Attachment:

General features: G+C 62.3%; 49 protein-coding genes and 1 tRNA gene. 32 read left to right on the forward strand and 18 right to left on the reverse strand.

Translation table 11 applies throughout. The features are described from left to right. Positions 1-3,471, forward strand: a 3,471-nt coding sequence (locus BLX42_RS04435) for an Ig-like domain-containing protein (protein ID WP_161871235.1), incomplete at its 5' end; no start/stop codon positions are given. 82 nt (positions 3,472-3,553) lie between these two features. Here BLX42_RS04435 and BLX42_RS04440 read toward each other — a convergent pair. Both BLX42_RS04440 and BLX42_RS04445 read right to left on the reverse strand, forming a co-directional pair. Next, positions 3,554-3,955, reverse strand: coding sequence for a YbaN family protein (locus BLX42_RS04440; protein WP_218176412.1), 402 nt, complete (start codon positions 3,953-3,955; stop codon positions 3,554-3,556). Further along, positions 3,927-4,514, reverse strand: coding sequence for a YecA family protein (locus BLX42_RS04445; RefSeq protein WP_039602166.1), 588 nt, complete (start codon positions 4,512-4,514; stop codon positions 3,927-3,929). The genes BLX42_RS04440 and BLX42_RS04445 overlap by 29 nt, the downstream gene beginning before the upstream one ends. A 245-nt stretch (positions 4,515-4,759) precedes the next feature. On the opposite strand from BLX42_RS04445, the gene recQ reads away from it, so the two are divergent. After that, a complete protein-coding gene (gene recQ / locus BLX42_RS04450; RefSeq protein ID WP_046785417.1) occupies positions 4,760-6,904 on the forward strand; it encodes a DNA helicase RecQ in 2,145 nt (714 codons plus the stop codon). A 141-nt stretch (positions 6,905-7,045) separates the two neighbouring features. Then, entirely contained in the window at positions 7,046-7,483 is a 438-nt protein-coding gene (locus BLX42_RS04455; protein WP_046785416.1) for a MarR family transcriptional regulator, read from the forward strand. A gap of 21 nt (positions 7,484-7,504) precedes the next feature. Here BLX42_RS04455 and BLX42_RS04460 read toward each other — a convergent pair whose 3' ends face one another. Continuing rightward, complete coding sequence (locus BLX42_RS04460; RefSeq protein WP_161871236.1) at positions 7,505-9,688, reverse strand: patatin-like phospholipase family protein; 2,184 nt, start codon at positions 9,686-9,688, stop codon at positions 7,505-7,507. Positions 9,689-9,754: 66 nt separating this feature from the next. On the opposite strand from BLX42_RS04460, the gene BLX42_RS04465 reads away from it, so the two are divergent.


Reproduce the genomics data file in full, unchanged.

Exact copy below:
General features: G+C 62.3%; 49 protein-coding genes and 1 tRNA gene. 32 read left to right on the forward strand and 18 right to left on the reverse strand.

Translation table 11 applies throughout. The features are described from left to right. Positions 1-3,471, forward strand: a 3,471-nt coding sequence (locus BLX42_RS04435) for an Ig-like domain-containing protein (protein ID WP_161871235.1), incomplete at its 5' end; no start/stop codon positions are given. 82 nt (positions 3,472-3,553) lie between these two features. Here BLX42_RS04435 and BLX42_RS04440 read toward each other — a convergent pair. Both BLX42_RS04440 and BLX42_RS04445 read right to left on the reverse strand, forming a co-directional pair. Next, positions 3,554-3,955, reverse strand: coding sequence for a YbaN family protein (locus BLX42_RS04440; protein WP_218176412.1), 402 nt, complete (start codon positions 3,953-3,955; stop codon positions 3,554-3,556). Further along, positions 3,927-4,514, reverse strand: coding sequence for a YecA family protein (locus BLX42_RS04445; RefSeq protein WP_039602166.1), 588 nt, complete (start codon positions 4,512-4,514; stop codon positions 3,927-3,929). The genes BLX42_RS04440 and BLX42_RS04445 overlap by 29 nt, the downstream gene beginning before the upstream one ends. A 245-nt stretch (positions 4,515-4,759) precedes the next feature. On the opposite strand from BLX42_RS04445, the gene recQ reads away from it, so the two are divergent. After that, a complete protein-coding gene (gene recQ / locus BLX42_RS04450; RefSeq protein ID WP_046785417.1) occupies positions 4,760-6,904 on the forward strand; it encodes a DNA helicase RecQ in 2,145 nt (714 codons plus the stop codon). A 141-nt stretch (positions 6,905-7,045) separates the two neighbouring features. Then, entirely contained in the window at positions 7,046-7,483 is a 438-nt protein-coding gene (locus BLX42_RS04455; protein WP_046785416.1) for a MarR family transcriptional regulator, read from the forward strand. A gap of 21 nt (positions 7,484-7,504) precedes the next feature. Here BLX42_RS04455 and BLX42_RS04460 read toward each other — a convergent pair whose 3' ends face one another. Continuing rightward, complete coding sequence (locus BLX42_RS04460; RefSeq protein WP_161871236.1) at positions 7,505-9,688, reverse strand: patatin-like phospholipase family protein; 2,184 nt, start codon at positions 9,686-9,688, stop codon at positions 7,505-7,507. Positions 9,689-9,754: 66 nt separating this feature from the next. On the opposite strand from BLX42_RS04460, the gene BLX42_RS04465 reads away from it, so the two are divergent.